Thursday, Feb. 2, 2006 | 7:59 a.m.
It's early afternoon at the Skyline Casino on Boulder Highway, where the beer is cheap, the slots are loose and the hot dogs, sometimes, are free.
Retiree Carl Gaines, 72, already has been keeping company with a video poker machine for a few hours.
Gaines is one of many regulars at the Skyline, a small, older casino that has managed to hum along profitably amid newer and bigger competition in Las Vegas.
For Gaines, who gambles at the Skyline every day, the casino is more than a place to drop a few bucks.
"It's my family," he said.
He used to come to the casino with his wife, who died a few months ago. His four sons live in California and Arizona. As for his friends, they also can be found at the Skyline, feeding quarters into nearby machines and chatting about their kids, cars and just about any other topic that flies freely between people who've known each other for years.
Nearby, retired casino worker Shareen Saurer, 57, remembers the time Skyline owner and car dealer Jim Marsh replaced her car after it was hit by an uninsured driver in the casino's parking lot.
"He's a square guy," she said of Marsh, a friendly man with a shock of white hair who often stops by to check on his employees and customers.
"If I ever have a problem with anyone here, I go to him," Saurer said.
When Saurer's 84-year-old mother had a stroke, waitresses called emergency, applied cold packs to the woman and comforted her until the paramedics came.
"In a bigger casino you'd be left on the floor," Saurer said. "I know because I've worked at some of them. This place is different. It's friendly and everyone knows you."
The Skyline is one of more than 40 smaller casinos that dot the valley, throwbacks to an earlier time before the spread of large, mall-like suburban casinos that have multiple restaurant and entertainment venues such as movie theaters and bowling alleys.
These minicasinos are privately owned, family-run or entrepreneurial operations only miles from some of the wealthiest corporate giants in the world.
Some of these small properties have hotels and a handful of table games, but most are slot joints with a restaurant, bar and maybe a lounge or a stage. They can make a few million dollars a year, in contrast with the hundreds of millions of dollars in gambling revenue generated by the bigger casinos .
They tend to have from 70 to 500 slots, a rarely noticed casino category that falls somewhere between the slot bars and restaurant taverns with perhaps a dozen or few dozen slots and the bigger local properties, which can have more than 1,000 slots.
Several of these overlooked smaller casinos are within a few miles of each other along Boulder Highway, a thoroughfare of motels and watering holes that was overshadowed by the construction of U.S. 95.
These smaller casinos tend to be in older neighborhoods on small parcels of land that limit their growth prospects.
They are relics in more ways than one. Restrictions on where off-Strip casinos can build have prevented new casinos from sprouting up on promising street corners. Big locals operators such as Station Casinos are betting on bigger, more luxurious properties more appealing to suburbanites moving into pricier neighborhoods.
But the meal deals for which Las Vegas was once known -- which have largely vanished from the bigger properties -- live on at some of the smaller casinos, although inflation has affected prices.
The Gold Rush offers a $4 prime rib and top sirloin for $5.99. The Magic Star used to offer a $3.99 T-bone steak that's now $6.99. The Skyline also has succumbed to rising prices, now charging $5.95 for prime rib on Wednesdays and $8.95 other days -- a meal that cost about $5 a couple of years ago.
The Ellis Island near the Strip, a strictly locals joint that attracts mostly casino workers after their shifts, has offered a 10-ounce top sirloin dinner for $4.95 every day for the past several years.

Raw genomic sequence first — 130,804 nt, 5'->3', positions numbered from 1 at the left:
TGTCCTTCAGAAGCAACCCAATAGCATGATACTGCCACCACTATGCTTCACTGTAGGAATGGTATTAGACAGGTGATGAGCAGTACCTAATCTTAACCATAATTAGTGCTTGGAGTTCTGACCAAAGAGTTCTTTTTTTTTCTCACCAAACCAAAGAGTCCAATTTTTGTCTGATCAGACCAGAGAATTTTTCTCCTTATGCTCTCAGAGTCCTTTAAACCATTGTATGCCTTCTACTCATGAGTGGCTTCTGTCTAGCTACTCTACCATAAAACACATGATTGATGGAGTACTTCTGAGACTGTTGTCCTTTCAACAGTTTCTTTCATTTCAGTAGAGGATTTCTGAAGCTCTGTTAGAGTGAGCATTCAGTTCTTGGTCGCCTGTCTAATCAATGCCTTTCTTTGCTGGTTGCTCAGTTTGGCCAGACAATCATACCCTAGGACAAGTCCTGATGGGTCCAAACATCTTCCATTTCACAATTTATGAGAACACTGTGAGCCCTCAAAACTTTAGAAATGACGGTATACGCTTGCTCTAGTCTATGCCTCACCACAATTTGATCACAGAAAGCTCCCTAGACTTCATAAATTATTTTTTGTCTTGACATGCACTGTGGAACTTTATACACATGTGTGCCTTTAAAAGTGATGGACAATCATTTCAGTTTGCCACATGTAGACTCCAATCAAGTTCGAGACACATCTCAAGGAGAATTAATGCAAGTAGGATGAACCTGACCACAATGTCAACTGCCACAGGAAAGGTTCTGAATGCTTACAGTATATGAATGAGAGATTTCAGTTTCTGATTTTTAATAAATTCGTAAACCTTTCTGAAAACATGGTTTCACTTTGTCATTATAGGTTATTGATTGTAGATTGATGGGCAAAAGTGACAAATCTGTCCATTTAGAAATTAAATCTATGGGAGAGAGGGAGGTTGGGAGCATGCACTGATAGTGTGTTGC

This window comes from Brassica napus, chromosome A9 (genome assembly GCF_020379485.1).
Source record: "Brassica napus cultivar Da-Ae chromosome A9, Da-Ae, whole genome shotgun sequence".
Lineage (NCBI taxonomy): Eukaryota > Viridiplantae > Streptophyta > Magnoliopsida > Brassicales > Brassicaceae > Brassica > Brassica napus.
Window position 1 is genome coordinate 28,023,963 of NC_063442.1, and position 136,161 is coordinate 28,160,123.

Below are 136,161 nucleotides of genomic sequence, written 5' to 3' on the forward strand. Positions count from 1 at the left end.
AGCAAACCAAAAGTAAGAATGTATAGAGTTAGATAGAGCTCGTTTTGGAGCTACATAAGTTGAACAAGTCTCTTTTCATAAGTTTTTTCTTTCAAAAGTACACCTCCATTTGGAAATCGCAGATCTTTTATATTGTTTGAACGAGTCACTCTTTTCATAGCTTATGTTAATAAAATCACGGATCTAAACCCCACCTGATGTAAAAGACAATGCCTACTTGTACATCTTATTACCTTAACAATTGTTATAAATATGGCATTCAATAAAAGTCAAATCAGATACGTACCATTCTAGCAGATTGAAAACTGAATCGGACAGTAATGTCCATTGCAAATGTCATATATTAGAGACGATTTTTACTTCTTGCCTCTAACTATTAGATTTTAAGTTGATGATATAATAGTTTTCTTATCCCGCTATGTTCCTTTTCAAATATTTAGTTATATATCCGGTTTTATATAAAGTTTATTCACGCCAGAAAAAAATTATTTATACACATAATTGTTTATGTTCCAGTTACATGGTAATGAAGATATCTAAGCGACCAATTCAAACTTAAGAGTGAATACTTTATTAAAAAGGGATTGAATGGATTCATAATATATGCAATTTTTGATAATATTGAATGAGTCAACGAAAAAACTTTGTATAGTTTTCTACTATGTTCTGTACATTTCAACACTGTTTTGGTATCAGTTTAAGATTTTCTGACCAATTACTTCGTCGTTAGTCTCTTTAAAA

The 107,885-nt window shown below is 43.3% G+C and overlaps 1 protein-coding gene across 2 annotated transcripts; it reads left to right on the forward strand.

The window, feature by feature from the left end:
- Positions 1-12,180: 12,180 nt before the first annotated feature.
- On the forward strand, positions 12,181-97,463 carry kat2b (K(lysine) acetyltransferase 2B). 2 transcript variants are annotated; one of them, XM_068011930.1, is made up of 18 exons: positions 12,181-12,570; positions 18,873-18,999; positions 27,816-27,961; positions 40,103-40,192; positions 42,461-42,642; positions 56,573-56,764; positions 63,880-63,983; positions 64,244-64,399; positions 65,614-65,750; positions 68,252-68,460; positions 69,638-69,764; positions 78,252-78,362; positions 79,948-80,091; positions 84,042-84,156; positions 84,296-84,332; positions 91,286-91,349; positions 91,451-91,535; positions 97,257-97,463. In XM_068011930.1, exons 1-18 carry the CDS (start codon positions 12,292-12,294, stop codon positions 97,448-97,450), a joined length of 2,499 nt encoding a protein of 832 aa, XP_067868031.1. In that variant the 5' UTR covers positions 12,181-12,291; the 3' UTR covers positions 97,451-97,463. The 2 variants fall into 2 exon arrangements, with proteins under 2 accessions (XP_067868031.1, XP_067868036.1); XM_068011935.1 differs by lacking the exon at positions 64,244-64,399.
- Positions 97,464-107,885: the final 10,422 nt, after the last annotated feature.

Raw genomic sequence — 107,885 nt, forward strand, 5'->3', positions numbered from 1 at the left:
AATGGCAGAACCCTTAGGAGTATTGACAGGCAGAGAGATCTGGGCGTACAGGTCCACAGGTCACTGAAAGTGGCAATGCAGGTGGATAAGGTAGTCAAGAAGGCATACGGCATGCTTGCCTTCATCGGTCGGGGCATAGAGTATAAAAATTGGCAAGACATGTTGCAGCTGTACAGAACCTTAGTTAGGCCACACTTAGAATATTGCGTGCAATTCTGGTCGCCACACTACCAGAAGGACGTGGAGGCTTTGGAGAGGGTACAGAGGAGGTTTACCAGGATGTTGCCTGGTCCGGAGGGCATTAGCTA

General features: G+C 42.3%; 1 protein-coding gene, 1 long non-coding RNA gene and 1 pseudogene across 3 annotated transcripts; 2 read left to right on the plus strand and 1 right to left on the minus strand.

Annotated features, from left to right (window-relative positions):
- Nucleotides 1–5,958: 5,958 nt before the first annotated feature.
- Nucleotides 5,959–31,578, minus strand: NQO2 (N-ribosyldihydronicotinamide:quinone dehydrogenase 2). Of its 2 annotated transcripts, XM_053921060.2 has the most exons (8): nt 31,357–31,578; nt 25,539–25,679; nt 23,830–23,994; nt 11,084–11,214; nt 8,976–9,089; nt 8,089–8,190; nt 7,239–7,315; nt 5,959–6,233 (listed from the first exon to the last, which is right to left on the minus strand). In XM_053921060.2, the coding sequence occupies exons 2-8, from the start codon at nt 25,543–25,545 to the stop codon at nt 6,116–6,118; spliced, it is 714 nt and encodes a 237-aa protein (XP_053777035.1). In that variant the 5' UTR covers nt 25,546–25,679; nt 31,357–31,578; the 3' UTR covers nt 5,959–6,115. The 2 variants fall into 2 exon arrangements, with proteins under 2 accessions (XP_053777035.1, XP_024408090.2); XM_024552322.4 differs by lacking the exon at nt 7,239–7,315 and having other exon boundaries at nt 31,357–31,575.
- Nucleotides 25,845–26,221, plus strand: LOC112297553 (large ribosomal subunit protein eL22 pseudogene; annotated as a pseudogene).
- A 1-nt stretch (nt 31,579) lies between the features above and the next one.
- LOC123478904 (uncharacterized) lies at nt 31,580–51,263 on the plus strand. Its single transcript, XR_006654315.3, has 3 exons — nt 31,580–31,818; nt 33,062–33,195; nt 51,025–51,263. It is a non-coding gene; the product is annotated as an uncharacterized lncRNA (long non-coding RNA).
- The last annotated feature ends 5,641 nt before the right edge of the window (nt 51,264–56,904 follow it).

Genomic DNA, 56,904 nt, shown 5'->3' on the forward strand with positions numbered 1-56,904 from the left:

It's a loss leader that has kept customers returning -- and kept more money in their pockets to gamble with, Ellis Island President Karen Dorsey said.
"Business has never been better," she said.
"The key to our success has been to maintain the status quo. We're keeping our specials even if the economy is dictating that we raise prices. Word spreads fast when you've got a good product. And when locals have friends and family come to town, they bring them here."
For frequent customers, smaller casinos are a home away from home in a transitory town that has grown exponentially for decades. Barbara Smith, 62, has been going to the Klondike Sunset Casino at the corner of Sunset Road and Boulder Highway for more than 10 years. She eats there and plays nickel machines a few times a week.
Smith, who's retired, lives near the much bigger Sunset Station. But she prefers the cozier Klondike.
"It's like your neighborhood bar," she said. "There's more interaction with people. I know everyone in this place. I see the same people and say hi."
For operators, these casinos are far from a dying breed.
Klondike owner Michael Woodrum says smaller casinos such as his are a throwback to a bygone era when casino managers and owners knew all of their customers and employees by name.
"We're not a large turnstile operation," he said. "Our customers get to know our employees. I even do promotions where the employees have to introduce themselves to players.
"I really try to create that old-style environment where you're king or queen for a day. I make people feel special, whether they're a nickel player or a dollar player."
The fact that Station has bought up some of the competition "creates more business for me," Woodrum said. "A lot of my customers don't want to go to a Station's property. It's nothing against Station -- I think they're geniuses and they've done really well in the valley.
"There are just things they can't do because they're so big."
Nevada Palace owner Bill Wortman says many customers at his Boulder Highway casino "feel overwhelmed" at bigger properties. "It's a comfort level," Wortman said. "But most importantly, it's the people. It's easier for them to become known to the employees who work there. They go in to see Mary or Sam or Martha. They really become part of the family.
Wortman, a partner in the much larger Cannery Casino in North Las Vegas, plans to break ground sometime this year on a bigger version of the Cannery next to Nevada Palace. The older casino would eventually be torn down once the new property is built. Employees and, Wortman hopes, casino customers will like the new place and stay on.